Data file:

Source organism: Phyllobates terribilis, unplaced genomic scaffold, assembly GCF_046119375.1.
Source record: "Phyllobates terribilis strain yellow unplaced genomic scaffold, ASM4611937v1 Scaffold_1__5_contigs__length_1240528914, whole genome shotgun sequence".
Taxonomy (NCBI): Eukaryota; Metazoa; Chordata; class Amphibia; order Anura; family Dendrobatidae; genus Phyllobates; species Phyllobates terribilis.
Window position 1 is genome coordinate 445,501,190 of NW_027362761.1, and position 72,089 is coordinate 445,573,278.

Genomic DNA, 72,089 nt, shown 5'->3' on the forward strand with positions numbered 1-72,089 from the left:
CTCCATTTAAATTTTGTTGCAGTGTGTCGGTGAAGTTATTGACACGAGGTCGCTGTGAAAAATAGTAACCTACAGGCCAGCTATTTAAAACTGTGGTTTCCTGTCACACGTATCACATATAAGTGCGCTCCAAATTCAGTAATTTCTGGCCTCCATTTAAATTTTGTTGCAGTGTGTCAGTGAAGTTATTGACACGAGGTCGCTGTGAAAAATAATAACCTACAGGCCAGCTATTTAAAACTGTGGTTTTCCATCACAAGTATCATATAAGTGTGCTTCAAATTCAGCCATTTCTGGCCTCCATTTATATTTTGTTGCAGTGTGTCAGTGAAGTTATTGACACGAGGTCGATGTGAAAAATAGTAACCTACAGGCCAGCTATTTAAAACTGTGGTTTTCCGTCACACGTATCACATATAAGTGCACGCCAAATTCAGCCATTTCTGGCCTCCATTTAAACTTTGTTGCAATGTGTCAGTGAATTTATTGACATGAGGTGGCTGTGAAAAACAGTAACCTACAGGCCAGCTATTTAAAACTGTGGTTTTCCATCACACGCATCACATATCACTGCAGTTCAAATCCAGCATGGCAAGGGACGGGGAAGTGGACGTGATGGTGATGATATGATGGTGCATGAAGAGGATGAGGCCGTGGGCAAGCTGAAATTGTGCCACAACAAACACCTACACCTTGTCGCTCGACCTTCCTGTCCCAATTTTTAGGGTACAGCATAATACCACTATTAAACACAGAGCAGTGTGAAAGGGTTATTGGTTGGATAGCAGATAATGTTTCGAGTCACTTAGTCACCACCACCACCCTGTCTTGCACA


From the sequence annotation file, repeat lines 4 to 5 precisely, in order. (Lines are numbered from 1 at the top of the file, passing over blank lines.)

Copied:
Window position 1 is genome coordinate 445,501,190 of NW_027362761.1, and position 72,089 is coordinate 445,573,278.

Genomic DNA, 72,089 nt, shown 5'->3' on the forward strand with positions numbered 1-72,089 from the left: